New Podcast: Winning with Patents (and IP)

Season 1 of my new Winning with Patents (and IP) podcast is live. Six episodes are up on Spotify and In this season, I provide listeners with insights gained over my almost 25 years of experience in IP litigation, patent prosecution, licensing, innovation management, and startup counseling. Instead of talking about how obtain patents and IP, I provide actionable guidance on how your business can generate value from patents and IP. Moreover, I show how innovators, entrepreneurs, and business leaders can virtually guarantee that patents and IP that they generate will be aligned with their desired business outcomes.

In coming weeks, I will provide the transcript of each episode, so check back or subscribe here. In the meantime, reach out directly if you'd like to learn more about how to generate patents and IP that move the needle on the value

Fallback Image

Patent Expertise: Are You Selecting the Right Type?

There's an army of patent experts to choose from. Are you selecting the right one?

Companies looking for valuable patents should reconsider whether technical credentials are the best way to select a lawyer. Patents should be viewed as business documents first if the goal is to protect valuable innovation investment. When you engage a patent professional based on technical skills, you may end up with what I call the "mind-meld" that follows from two teams that share the same expertise. While the lawyer will bring legal skills that the client's technical team does not possess, it can be said that the overlap of skills not only makes one of the persons redundant, the commonality of interests often silos the effort in the technical aspects of the effort.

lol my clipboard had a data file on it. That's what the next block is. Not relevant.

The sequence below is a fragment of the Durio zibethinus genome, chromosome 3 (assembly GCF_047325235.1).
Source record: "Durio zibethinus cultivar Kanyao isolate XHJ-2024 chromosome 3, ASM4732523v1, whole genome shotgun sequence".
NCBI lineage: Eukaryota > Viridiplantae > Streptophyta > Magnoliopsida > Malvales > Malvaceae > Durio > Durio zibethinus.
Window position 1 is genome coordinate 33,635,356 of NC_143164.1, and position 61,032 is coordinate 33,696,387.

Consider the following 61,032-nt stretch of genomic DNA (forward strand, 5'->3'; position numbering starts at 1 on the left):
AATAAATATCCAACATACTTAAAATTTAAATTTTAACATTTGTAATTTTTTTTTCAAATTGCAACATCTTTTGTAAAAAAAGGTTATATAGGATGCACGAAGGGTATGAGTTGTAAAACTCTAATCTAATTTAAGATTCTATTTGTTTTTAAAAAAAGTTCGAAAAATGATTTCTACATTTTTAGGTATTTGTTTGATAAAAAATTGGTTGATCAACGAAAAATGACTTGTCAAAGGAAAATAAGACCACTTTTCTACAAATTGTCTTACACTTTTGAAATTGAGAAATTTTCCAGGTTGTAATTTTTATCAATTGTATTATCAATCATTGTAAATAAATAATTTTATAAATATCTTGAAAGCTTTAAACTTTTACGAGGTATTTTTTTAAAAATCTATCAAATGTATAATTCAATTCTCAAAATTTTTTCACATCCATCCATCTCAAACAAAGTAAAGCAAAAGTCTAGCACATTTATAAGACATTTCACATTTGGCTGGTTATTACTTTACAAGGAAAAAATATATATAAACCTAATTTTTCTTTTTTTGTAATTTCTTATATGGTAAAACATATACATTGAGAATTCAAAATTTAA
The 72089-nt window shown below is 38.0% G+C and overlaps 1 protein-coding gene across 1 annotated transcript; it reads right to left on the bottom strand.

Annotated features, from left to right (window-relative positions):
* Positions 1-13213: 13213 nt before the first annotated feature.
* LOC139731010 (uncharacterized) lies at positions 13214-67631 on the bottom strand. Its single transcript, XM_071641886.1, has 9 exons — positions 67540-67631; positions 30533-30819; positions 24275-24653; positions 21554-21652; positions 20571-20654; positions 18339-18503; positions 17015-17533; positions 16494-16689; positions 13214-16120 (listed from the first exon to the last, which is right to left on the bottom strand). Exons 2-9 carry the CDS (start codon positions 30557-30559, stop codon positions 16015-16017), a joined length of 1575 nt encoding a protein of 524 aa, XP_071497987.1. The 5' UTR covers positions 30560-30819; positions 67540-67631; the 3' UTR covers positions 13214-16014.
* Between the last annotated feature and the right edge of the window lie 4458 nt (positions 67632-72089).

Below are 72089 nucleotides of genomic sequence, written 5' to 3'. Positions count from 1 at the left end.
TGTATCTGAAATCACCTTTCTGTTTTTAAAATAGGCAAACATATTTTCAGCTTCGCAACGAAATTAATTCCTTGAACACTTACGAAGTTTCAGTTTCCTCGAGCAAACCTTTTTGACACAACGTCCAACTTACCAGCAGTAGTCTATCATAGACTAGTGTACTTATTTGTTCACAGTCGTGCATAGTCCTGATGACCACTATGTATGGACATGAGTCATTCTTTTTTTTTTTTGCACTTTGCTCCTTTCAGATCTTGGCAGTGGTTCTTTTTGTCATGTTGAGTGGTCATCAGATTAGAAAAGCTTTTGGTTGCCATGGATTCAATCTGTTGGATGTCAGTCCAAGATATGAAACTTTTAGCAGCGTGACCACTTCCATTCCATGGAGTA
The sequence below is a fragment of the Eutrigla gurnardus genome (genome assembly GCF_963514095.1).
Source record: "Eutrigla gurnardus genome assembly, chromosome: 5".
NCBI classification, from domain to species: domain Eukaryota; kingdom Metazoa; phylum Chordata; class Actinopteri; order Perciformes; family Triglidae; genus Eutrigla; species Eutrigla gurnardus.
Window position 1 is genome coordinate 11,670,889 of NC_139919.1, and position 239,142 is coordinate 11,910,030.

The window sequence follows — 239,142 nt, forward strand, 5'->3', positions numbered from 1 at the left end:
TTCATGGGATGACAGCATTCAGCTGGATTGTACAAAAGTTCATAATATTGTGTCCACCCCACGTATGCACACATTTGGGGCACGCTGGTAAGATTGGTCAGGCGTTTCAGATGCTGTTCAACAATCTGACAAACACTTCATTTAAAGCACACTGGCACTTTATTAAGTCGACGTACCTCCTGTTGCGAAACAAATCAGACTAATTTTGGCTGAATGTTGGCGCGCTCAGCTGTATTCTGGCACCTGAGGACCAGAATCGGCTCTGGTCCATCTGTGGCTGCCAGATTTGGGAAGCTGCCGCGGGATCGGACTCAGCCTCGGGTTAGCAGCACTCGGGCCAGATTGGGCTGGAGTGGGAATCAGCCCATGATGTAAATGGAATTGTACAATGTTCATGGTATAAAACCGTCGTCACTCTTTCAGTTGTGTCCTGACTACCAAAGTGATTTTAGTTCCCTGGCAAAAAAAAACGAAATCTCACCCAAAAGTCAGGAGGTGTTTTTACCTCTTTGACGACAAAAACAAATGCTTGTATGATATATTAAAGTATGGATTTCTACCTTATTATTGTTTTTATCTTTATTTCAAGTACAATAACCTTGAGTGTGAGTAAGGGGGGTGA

Notably, customers select a product because it

Fallback Image

Up Your Patent Game with a Referee

When two teams are working for opposite goals, a referee can make sure the game is played by the rules.

One-hundred % of patents make money for their lawyers, but very few--some estimates say 5% or fewer--make money for their owners. This disconnect is striking when you say it out loud, but few seem to recognize that it exists. Perhaps this is because it works very well for the "Patent Industrial Complex."

To this end, every intellectual property law firm has bills to pay, appearances to maintain, and risks to mitigate. This can certainly be tough to see when one is working to grow a successful legal practice, as I did in an earlier part of my career, but the thought did arise from time to time. A well-known IP lawyer I worked used

Better Patent Referrals: Tips for Non-Specialists

When seeking information about patents, clients often ask their business lawyers or their personal friends for referrals. However, just knowing a patent lawyer personally or by reputation should not be the reason that a referral to a lawyer is made—even if the person making the referral has a law degree. Patents can be critical for business success and, for some clients, specialized expertise is required to ensure the right result is obtained. In this regard, many clients need not just a patent, but a patent that creates business value for their company. Notably, this objective requires a keen business insight, something that is not in the wheelhouse of many otherwise competent patent practitioners. There are questions that a non-specialist can ask before she makes a referral to help her clients and friends meet their patent goals.

As an IP

Enhancing Patent Outcomes: Designing Applications for Allowance

We all know the patent application process can cost $20,000 or more — and often much more. This alone should give those of us who obtain patents reason to pause and consider how we can and should do better relative to generating patent strategies for clients. Some of my peers will say that patent protection has more hurdles to overcome and requirements to meet today than in years past, and this contributes to the high cost. Certainly, this is true, but merely shrugging our shoulders and saying something akin to “I’m doing the best I can under the circumstances” is not a satisfactory option for clients who are relying on patent protection to enhance the value of their businesses. Instead, it is necessary to try something other than status quo patent strategies with a goal of getting better results for our clients.

While I

Better Patent Services for Innovators: Patentability Reviews